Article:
England’s tour of India has got off to a fantastic start, as the sensational Joe Root led his team to a 227-run victory in the first test in Chennai
After winning the toss and choosing to bat first, England seemed to be getting on top early, with Rory Burns and Dom Sibley putting together an opening partnership of 50. This momentum was quickly halted, however, with Burns chipping a reverse sweep to Indian keeper Risabh Pant, before Dan Lawrence was out LBW to Jasprit Bumrah for a duck.
Joe Root then strode out to the crease. In a pre-match interview with Sky Sports, the skipper told Nasser Hussain and Rob Key that they’ve ‘got to be greedy’ for high individual runs – a statement that he evidently took to heart as he made it to his 50th half-century in his 100th test. Root’s batting was a masterclass, and his confident play was matched by Sibley as the pair brought England to 200-2 with a 150-run partnership.
This partnership continued to run up the score, as Root fired his way to a century off of 164 balls – with lots seemingly left in the tank. India looked dangerous after taking the new ball towards the end of the day, and Sibley was the first to crack in the final over, falling to Bumrah for 87.
At the start of day two, Root and Ben Stokes continued the strong England batting performance as Root breezed past 150, and Stokes got his half-century in style with back-to-back reverse sweeps. Stokes’ big heaves caught up with him, however, as he was caught on 82. Root pushed on, and if he was feeling any nerves on his 100th test, it didn’t show. His perfect start to the series was capped off by blasting a huge six over Ravichandra Ashwin’s head to get to his fifth double hundred in an England shirt. It was a huge moment for Root, cementing his name among the greats of red-ball cricket.
Sadly, all good things have to come to an end, and Root ultimately fell for 218 runs. After the complete English dominance in getting to 525-6, a couple of Ishant Sharma thunderbolts finally gave the Indian supporters something to shout about, clean bowling Jos Buttler and Jofra Archer with near-identical, consecutive deliveries. A contribution from Dom Bess (34) topped up the England score to end on 578 all-out on the morning of the third day.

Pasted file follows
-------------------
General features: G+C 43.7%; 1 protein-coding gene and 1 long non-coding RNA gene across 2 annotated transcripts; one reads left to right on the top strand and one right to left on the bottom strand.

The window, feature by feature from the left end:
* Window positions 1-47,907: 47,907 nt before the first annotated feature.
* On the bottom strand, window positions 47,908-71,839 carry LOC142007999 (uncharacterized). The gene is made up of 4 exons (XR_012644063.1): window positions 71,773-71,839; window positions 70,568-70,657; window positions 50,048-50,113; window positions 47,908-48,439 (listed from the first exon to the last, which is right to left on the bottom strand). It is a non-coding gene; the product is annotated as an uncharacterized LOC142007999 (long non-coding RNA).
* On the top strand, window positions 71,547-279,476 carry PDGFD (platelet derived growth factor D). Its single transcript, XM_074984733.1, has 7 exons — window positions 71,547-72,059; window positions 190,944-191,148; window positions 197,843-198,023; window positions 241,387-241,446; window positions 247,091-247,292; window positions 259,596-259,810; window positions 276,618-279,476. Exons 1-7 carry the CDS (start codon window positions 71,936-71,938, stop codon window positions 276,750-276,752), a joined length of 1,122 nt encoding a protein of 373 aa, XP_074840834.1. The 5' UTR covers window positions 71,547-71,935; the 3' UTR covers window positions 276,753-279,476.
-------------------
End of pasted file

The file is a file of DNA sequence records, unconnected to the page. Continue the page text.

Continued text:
England’s bowling seemed to be as dominant as their batting, though, as India quickly fell to 73-4 – including a heroic diving catch from (you guessed it) Root. Pujara and Pant steadied the ship somewhat, both hitting half-centuries, but a lucky deflection off Ollie Pope’s shoulder to Burns sent Pujara walking, breaking the deadlock. Pant’s bombastic 91 runs from 88 deliveries was certainly exciting, but with India finishing the third day on 257-6, it was not looking very rosy for the home team in Chennai.
The fourth day carried on where the third had ended, with India being bowled out for 337 – although it is a shame that Washington Sundar (85*) ran out of partners before he was able to get his maiden test century. England then went out to bat, surely ready to build on their 241-run lead. However, disaster struck early as Ashwin became the first spinner in over 100 years to take a wicket in with the first ball of a test innings as he claimed the scalp of Burns. This began a dominant bowling performance from India with Ashwin taking six wickets, and the English side falling short of Root’s individual effort in the first innings – all out for just 178.
A late Indian wicket on the fourth day set up an exciting final day with all outcomes still in play, despite an English win seeming far more probable. Shubman Gill’s fearless batting earnt him a half-century, casting slight doubt over the futility of the Indian run chase. Then, up stepped James Anderson. It seems apt that the last terrestrial broadcast of an English test match was in the 2005 Ashes series, as Anderson delivered an over to rival Andrew Flintoff’s iconic display at Edgbaston 16 years ago. The 38-year-old bowled Pujara and Rahane in the space of four balls, making it was England’s match to lose.
Captain Virat Kohli managed to put together an impressive 72, but with the final seven wickets falling for 29 runs, England was able to victory with over a session to spare. A perfect end to the imperious Root’s 100th test match, and a superb start to a tough series.
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